AT: Mhmm.

DW: And it's kind of taken a form of itself that the chamber has now become laced with kind of the political parties in town. And, they also do like showcasing of, like, female leaders who are minorities, or you know, um, South Asian leaders in kind of the oil and gas, or industrial sectors. So, um, it's 64:00been, I-I work at GE, so working with the Indo Chamber has been a perfect, uh, opportunity to bring in guest speakers from both sides.

AT: Mhmm.

DW: So, we'll represent, most show some representation from GE, to the Chamber, to have events, and then they will in turn be able to maybe get us, like, the mayor, to come to our campus an-and give a talk.

AT: Mmm.

DW: Which has been, incredible.

AT: Yeah. Um, and with your job at GE, what exactly are your sort of responsibilities?

DW: Sure. So right now, I'm doing product marketing for a business called automation and controls. Um, we make control un-units for basically, all industrial type assets like, turbo machines, um, for airplanes, for oil and gas equipment.

AT: Mhmm.

DW: And, um, like, ten years ago, you were selling stuff that was hardware, and now, like, everyone's moved to software services, as a sale, so-

AT: Mhmm.

DW: -that's, it's a whole business model change.


AT: Yeah.

DW: Yeah.

AT: Um, let's see... um, are there other parts of your experience in your life, or maybe even just your parents' experience that we haven't had the ability to touch on life yet.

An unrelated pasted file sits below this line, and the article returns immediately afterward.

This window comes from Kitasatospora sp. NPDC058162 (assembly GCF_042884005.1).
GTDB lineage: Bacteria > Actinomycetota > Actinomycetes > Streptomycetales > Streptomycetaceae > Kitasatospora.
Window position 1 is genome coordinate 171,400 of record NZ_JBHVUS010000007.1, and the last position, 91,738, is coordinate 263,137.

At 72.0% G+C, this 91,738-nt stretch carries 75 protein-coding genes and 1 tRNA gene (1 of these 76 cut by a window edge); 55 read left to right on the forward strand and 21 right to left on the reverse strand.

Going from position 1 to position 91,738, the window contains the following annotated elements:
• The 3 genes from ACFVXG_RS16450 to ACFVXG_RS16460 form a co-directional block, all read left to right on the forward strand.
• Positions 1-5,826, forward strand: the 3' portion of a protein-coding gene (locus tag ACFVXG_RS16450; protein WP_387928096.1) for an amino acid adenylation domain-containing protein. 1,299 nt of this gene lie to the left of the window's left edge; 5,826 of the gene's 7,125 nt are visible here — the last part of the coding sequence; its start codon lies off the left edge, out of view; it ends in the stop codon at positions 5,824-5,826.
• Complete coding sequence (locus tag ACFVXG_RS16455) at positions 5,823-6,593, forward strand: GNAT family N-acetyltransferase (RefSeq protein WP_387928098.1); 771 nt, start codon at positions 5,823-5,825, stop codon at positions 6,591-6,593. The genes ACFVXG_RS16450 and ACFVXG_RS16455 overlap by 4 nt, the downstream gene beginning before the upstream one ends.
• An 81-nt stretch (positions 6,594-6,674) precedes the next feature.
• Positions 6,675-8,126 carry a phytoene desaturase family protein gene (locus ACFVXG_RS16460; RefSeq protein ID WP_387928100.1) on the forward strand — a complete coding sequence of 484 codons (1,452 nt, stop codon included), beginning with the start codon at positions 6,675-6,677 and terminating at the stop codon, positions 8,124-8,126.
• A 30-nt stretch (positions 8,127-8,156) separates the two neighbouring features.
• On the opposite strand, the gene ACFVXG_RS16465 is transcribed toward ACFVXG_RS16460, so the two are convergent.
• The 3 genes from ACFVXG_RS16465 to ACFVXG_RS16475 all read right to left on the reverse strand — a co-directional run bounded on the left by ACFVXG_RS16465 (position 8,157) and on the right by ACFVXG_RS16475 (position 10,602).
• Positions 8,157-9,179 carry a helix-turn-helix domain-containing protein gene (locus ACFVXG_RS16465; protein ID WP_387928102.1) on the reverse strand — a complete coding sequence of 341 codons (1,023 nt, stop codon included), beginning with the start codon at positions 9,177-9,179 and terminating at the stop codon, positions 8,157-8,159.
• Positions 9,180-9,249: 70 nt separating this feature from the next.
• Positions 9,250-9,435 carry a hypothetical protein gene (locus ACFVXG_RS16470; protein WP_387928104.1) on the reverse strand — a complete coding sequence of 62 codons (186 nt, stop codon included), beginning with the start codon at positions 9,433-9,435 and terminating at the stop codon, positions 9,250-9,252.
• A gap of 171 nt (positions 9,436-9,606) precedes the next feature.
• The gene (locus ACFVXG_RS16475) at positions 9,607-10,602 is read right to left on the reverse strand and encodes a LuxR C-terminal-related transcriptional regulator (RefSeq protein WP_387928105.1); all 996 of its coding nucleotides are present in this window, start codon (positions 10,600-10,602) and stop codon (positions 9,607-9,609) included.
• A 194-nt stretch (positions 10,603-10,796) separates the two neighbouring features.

DW: No, I-I mean, you know it's, I think the questions that you are asking have been incredible, because it's, I've not, asked myself that. I would say if - just like any person's perspective, it's unique, so mine is different from than what my sister went through, to what my brother did, but, um, I think, first generation immigrants are interesting, cause, uh, you don't feel like you belong in the one country - I'm twenty years here. You don't really feel like you belong here, but you will never feel like you belong there, and that is I think, what makes America also pretty neat-

AT: Mhmm.

DW: -because there's so many.

AT: Mmm.

DW: There's just so many of us. And then you get the generations through and I think... I want to touch on it, it's really like the evolution of the culture 66:00right now, you can smell it, you can feel it, you can see it. And, um, I think...y-you know, back in the day, you had to go to college and blah blah blah. It was the fixed thing. I think for my parents' generation to comprehend that we would do something of interest and actually get paid for what we love is shocking-

AT: Mhmm.

DW: -and then, I think, as we get older we will not understand what motivates individuals like you, Kelly, or even my son.

AT: Mhmm.

DW: In twenty years, so I think it's just every, decade you see a mind shift of people and how the country's going to move. And I, and I-I that's, that's what I wanted to share I think it's, uh, I-I'm very proud of my parents, for showing us this opportunity and giving us this opportunity and, uh, hopefully we make something of ourselves for our kids as well.

AT: Mhmm. Mmm, alright.

DW: Oh, that's it.

AT: Um, do you - have you found that there is a community of, of the 67:00first-generation immigrants where, like, um, Indians or Tibetans here in Houston that you've been able to connect with?